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Internal Medicine


Comparative Detection Of Airway MRSA In Patients With Community-Acquired Pneumonia (CAP)

Hiromichi Park, DO

Providence Portland Medical Center

Portland, OR

Additional Authors: Shirin Ferdosian Najafabadi; Lian Wang, PhD; David Gilbert, MD, MACP

Introduction: Vancomycin is often included in the empiric therapy of CAP to ensure activity against MRSA. The current gold standard for detection of MRSA in the airway is a nasal swab PCR. The FilmArray sputum pneumonia panel includes PCR probes for MRSA. This study compares the detection performance of the nasal swab versus the sputum PCR detection of MRSA. Clinically, the absence of airway-detectable MRSA allows cessation of empiric Vancomycin.

Methods: 585 patients with Community Acquired Pneumonia (CAP) were enrolled to compare pathogen detection with a “bundle” of tests versus the new 33 target FilmArray sputum pneumonia panel. Of the 585 patients, 112 patients were evaluable for comparative detection of S. aureus via blood and sputum culture, sputum FilmArray pneumonia panel and nasal swab PCR.

Results: The FilmArray pneumonia panel sampled from sputum detected 69 cases representing 62.2% of total evaluable cases. Nasal swab PCR detected 92 cases representing 82% of total cases. P value was 0.004 between tests. Sputum PCR had a sensitivity rate of 63.9% with a negative predictive value of 94.7% when nasal PCR was considered as the gold standard for MRSA detection. Conversely the nasal PCR had a sensitivity of 85.2% with negative predictive value of 98.3% when sputum PCR is gold standard. Among cases that were simultaneously detected by nasal and sputum PCR, species (MSSA and MRSA) match rate was 52/56 (92.3%).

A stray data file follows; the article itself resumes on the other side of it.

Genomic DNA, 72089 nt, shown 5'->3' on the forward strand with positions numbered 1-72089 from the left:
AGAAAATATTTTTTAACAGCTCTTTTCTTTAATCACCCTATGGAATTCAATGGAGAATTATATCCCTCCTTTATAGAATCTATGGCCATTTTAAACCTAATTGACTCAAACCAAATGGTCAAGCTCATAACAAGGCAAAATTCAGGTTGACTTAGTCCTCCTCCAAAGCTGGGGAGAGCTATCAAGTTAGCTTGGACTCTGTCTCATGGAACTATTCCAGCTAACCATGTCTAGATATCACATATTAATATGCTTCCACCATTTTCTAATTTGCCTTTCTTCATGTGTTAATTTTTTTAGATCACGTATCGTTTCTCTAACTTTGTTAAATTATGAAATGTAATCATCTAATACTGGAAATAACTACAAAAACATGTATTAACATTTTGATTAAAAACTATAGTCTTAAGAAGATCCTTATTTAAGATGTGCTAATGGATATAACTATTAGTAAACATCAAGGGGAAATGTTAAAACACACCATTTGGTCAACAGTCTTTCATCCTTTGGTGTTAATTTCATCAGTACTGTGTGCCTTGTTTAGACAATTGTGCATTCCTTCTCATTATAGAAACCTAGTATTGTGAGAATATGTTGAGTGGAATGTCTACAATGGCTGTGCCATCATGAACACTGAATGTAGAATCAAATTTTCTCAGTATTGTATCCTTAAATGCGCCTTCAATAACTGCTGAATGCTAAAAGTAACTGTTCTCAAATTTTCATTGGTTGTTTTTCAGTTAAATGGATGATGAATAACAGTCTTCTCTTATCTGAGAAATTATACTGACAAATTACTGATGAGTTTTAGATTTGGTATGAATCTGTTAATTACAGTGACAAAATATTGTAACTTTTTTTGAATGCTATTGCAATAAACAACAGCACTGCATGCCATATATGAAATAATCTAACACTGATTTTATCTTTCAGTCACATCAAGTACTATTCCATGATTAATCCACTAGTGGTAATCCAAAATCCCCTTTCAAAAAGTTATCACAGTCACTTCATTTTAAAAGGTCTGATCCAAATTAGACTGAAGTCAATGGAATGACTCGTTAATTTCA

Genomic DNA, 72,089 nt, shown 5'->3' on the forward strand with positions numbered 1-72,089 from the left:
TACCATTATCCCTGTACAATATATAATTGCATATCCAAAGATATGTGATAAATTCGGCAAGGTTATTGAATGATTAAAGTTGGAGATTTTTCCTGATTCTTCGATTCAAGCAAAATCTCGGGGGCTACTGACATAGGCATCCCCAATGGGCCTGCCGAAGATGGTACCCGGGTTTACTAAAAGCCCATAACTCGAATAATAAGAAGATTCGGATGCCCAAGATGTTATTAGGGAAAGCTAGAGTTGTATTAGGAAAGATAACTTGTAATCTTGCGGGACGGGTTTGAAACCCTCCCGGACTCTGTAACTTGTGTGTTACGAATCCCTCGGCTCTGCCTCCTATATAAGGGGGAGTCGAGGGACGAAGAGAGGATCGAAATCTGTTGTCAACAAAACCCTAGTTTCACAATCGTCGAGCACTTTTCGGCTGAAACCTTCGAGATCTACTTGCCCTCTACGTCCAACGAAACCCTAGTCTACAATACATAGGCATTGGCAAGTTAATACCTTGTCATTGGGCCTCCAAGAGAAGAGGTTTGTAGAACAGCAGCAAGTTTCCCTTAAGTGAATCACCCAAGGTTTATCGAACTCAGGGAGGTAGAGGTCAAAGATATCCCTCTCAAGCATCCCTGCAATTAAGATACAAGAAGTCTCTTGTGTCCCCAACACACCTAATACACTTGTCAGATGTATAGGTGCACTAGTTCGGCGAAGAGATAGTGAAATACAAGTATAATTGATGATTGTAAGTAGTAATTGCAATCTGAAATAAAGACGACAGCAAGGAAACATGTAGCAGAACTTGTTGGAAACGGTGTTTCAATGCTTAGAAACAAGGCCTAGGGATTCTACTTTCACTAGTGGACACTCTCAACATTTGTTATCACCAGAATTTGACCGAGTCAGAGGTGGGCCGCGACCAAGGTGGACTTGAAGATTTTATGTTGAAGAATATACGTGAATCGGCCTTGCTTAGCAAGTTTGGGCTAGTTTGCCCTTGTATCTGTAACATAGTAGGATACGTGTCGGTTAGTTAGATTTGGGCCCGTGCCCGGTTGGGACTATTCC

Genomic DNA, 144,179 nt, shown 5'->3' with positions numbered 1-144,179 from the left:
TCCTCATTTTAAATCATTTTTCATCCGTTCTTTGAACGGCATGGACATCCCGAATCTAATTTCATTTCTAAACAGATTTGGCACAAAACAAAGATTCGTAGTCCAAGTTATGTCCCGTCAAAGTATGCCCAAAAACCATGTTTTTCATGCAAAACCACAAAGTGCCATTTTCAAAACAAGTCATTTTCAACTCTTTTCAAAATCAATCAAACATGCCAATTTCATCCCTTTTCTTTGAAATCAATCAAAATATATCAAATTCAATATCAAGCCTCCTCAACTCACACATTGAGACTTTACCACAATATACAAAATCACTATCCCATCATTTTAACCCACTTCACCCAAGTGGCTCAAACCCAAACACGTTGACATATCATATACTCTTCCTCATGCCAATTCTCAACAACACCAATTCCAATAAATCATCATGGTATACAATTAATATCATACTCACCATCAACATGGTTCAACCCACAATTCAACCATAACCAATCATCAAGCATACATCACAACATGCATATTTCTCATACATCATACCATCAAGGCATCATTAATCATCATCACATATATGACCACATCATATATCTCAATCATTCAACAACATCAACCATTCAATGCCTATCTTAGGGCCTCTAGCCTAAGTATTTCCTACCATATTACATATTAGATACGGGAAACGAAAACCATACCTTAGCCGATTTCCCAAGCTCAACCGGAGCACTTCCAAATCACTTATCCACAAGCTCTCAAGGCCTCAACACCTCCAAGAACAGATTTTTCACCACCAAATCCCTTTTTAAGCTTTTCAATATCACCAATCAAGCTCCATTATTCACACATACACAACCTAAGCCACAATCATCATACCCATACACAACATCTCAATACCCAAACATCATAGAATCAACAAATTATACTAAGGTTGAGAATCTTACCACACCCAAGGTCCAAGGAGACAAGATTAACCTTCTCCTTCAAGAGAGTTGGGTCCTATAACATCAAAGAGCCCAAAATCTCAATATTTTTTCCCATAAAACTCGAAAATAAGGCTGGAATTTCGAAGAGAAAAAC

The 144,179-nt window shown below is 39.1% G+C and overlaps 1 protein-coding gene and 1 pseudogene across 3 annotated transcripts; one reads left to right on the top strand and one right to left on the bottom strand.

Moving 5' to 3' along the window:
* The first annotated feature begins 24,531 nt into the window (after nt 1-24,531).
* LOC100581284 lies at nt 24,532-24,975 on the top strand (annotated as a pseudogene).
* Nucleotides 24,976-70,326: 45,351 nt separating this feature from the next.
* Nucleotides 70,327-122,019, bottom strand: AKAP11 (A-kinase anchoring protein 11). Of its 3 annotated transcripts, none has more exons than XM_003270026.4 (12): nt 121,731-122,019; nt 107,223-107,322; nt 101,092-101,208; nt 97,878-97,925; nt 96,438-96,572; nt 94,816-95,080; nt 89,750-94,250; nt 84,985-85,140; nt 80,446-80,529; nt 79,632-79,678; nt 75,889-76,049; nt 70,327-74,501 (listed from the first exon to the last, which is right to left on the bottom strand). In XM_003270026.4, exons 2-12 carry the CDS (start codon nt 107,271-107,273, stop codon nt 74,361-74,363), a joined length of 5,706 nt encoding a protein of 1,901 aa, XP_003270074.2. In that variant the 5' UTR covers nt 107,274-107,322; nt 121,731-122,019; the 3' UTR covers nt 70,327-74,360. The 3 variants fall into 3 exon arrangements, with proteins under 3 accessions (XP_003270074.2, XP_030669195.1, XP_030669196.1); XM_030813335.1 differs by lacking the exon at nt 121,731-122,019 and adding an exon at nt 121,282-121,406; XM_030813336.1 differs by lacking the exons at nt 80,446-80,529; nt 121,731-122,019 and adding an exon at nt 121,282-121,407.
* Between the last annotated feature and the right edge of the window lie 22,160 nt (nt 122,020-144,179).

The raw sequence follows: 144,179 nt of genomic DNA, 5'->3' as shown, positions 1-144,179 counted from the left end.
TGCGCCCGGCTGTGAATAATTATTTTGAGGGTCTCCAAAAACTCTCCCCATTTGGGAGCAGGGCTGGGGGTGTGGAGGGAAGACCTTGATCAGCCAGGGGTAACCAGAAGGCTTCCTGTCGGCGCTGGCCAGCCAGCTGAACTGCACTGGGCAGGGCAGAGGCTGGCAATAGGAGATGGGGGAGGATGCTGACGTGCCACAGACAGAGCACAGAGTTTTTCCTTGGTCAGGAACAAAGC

Discussion: Nasal swab PCR testing had significantly higher sensitivity than sputum PCR in detection of S. aureus (both MSSA and MRSA). Of clinical import, a negative nasal PCR for MRSA supports discontinuation of empiric Vancomycin Therapy. Conversely, the 20% lower frequency of MRSA detection with the sputum PCR creates uncertainty in decisions to discontinue Vancomycin therapy.

Conclusions: Nasal PCR for S. aureus is more sensitive than sputum PCR for both MSSA and MRSA. In a critically ill patient with influenza and elevated serum Procalcitonin level, the most sensitive method to detect the presence of MRSA is a nasal swab PCR.


Internal Medicine


Graduate Medical Education

Conference / Event Name

Academic Achievement Day, 2020


Providence Portland Medical Center, Internal Medicine Residency, Portland, Oregon

Comparative Detection Of Airway MRSA In Patients With Community-Acquired Pneumonia (CAP)